- 2 Tablespoon hemp seeds contains about 11g of protein.
RELATED: 5 MUST TRY TOFU RECIPES
incomplete protein plant sources
When it comes to incomplete protein I don’t want you to look at that and think “lesser than”. These protein sources are still amazing to include in your daily routine and should not be discounted as a top plant protein source.
- The protein of lentils is approx. 8.8g per 1/2 cup.
Beans (chickpeas, kidney, black, pinto, etc)
- Chickpeas contain about 7.25g protein per 1/2 cup.
- Black beans contain approximately 7.6g protein per 1/2 cup.
Nuts like Peanuts, Cashews, or Almonds
- Peanuts are about 20.5g protein per 1/2 cup.
- Almonds are 16.5g of protein per 1/2 cup.
- Cashews are 20g of protein per 1/2 cup.
If you are transitioning to a plant-based diet and are used to having burgers or similar as your protein sources, here are a few “non-meat“ options to help you out.
PLANT BASED MEAT REPLACEMENT OPTIONS
Reminder: A lot of these meat alternatives are highly processed and therefore I do not recommend eating them for every meal because they typically contain a lot of sodium and other additives so use carefully.)
This option and the Impossible brand below taste so similar to meat (to me) and have a similar texture. And for me, this is a turn off, but for those new to this lifestyle, they get RAVE reviews!
- Beyond Meat contains around 20g protein per patty.
- 4oz of these burgers contain 19g of protein.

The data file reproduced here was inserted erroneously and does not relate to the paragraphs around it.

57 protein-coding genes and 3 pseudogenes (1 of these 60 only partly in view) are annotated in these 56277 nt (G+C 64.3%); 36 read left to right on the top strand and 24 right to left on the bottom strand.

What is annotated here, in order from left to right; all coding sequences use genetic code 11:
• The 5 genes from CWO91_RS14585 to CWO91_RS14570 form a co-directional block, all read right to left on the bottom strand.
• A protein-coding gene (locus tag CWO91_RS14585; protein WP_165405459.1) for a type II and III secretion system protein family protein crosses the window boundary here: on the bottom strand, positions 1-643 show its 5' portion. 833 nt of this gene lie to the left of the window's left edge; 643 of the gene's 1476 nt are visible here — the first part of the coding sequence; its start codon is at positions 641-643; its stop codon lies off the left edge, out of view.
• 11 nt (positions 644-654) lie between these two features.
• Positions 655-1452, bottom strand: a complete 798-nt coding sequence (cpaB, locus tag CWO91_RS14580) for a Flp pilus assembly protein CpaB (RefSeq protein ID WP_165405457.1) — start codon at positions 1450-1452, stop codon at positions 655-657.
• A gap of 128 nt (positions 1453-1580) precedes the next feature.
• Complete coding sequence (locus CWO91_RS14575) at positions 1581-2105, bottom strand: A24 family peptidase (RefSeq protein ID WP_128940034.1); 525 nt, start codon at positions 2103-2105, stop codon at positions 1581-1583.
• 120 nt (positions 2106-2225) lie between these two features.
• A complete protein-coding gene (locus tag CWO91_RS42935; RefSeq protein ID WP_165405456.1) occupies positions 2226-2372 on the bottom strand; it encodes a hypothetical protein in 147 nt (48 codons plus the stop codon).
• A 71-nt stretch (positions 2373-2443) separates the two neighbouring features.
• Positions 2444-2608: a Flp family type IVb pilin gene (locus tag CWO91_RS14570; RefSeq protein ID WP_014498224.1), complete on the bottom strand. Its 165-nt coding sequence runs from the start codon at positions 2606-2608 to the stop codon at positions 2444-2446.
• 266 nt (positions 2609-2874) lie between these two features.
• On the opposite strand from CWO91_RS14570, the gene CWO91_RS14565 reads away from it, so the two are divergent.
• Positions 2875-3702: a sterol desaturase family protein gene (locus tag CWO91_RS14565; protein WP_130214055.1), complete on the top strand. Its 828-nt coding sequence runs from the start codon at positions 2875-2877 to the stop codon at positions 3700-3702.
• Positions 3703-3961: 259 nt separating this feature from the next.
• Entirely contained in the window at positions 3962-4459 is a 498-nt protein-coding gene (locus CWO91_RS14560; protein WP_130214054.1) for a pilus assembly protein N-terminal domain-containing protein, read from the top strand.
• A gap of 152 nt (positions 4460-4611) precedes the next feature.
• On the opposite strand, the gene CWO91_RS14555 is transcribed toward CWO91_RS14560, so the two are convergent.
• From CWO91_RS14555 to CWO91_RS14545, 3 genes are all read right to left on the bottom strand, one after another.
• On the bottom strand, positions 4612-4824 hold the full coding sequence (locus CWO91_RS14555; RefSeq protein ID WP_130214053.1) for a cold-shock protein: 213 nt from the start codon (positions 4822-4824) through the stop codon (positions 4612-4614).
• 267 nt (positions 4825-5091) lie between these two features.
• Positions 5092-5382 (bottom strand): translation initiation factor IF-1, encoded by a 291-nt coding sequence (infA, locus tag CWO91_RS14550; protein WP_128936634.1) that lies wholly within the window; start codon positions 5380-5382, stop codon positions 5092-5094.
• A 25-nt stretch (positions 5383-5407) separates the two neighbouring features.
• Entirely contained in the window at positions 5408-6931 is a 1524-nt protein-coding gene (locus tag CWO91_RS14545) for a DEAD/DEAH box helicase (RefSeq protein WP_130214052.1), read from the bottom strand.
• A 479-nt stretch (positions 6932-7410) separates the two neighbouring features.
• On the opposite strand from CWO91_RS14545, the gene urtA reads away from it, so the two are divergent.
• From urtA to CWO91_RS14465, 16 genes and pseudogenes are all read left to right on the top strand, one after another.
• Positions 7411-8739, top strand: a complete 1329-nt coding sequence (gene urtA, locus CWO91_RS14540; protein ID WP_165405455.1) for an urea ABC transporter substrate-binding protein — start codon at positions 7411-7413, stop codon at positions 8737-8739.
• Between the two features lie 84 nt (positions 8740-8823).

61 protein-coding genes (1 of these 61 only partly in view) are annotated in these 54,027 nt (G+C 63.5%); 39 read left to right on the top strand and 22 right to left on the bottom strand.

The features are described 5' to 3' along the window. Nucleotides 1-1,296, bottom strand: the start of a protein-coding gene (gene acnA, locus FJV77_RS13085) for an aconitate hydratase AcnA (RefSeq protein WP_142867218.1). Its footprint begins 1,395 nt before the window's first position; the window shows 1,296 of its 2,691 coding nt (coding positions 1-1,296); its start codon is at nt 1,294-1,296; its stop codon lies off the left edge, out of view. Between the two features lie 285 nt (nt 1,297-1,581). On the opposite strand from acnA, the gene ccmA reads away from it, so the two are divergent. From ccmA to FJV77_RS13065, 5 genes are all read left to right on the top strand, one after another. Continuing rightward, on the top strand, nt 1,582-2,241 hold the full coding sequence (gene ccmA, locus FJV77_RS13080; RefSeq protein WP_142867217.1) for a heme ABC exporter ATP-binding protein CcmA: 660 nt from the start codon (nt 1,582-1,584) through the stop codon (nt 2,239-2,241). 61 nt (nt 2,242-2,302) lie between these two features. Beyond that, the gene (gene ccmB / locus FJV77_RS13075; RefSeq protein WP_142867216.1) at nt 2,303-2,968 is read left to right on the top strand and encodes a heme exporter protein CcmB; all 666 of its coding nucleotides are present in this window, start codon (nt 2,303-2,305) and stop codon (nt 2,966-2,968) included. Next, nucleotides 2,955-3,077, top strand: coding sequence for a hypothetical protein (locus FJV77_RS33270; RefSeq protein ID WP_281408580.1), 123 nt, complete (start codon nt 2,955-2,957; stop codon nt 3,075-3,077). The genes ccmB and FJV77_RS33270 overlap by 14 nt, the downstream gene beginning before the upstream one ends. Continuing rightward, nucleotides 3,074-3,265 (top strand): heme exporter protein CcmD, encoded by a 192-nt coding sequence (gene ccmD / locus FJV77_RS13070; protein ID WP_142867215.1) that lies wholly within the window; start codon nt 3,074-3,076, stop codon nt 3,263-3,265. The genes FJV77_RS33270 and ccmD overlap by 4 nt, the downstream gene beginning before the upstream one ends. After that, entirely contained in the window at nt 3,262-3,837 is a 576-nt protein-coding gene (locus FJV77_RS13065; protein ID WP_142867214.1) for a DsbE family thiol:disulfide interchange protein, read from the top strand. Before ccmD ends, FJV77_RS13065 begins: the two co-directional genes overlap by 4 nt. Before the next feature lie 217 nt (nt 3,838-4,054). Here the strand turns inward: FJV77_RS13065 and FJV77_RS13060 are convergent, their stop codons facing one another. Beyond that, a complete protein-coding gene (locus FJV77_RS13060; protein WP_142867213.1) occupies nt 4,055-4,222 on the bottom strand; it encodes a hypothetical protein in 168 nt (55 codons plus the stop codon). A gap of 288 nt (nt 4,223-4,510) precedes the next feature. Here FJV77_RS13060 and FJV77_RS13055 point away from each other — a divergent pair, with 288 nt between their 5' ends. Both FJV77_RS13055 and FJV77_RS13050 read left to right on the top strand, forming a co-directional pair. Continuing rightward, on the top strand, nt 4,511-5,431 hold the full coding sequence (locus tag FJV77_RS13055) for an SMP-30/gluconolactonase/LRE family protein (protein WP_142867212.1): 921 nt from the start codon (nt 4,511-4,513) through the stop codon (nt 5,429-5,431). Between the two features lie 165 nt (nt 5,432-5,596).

- On average, a boca patty has 13g protein per serving.
We love the hot dogs from Lightlife. They even carry them at some Costco stores for a killer deal!
- These veggie dogs contain 8g of protein per serving.
They make amazing products that are packed with veggies. Be sure to check the package because not all of their items are vegan. You can find their vegan items here.
- Depending on the type of burger you choose from Dr. Praegers you could get up to 28 grams of pea-based protein per serving!
These patties are a great cost and can be found at most Aldi locations. However, as a protein source, they are not that great.
The options I have found range from 2-7g of protein per serving. The chickenless patties (which we love) contain 11g of protein per serving and the cost is much better than the other store options we have found.
OTHER SOURCES OF PLANT PROTEIN
- Oats – about 7g protein per 1/2 cup
- Farro – about 7g protein per 1/4 cup
- Banza pasta – 25g protein per serving (!)
There are tons of plant-based protein sources and many you may already enjoy!
My only advice would be if you are into weight lifting, intense cardio, or are pregnant, you’ll want to make sure you’re getting enough protein so consider tracking in an app like Chronometer.
Plant-Based Protein Powders
If you are thinking that you might want to also include a plant based protein powder (which we do, still, especially for our kids) into your routine until you feel more comfortable about a plant-based diet, here are a few You can find on Amazon that we’ve tried:
- Orgain Chocolate Fudge (This is our go-to one. It’s delicious!)
- Vega Protein & Greens
- Amazing Grass Protein Superfood Powder
- OLLY Kids Protein Powder (for you little ones)
These are the best plant based protein powders we’ve tried! What other brands do you swear by?
Remember, a plant-based diet is not difficult to follow; eat more plants, eat less/no animals, eat until you feel full, enjoy food, feel healthy!
Sounds good, right?!
If you are ready to get started on a plant-based diet, you’ll want to check out my top tips for getting started! Have you gone plant-based? How has your journey been?!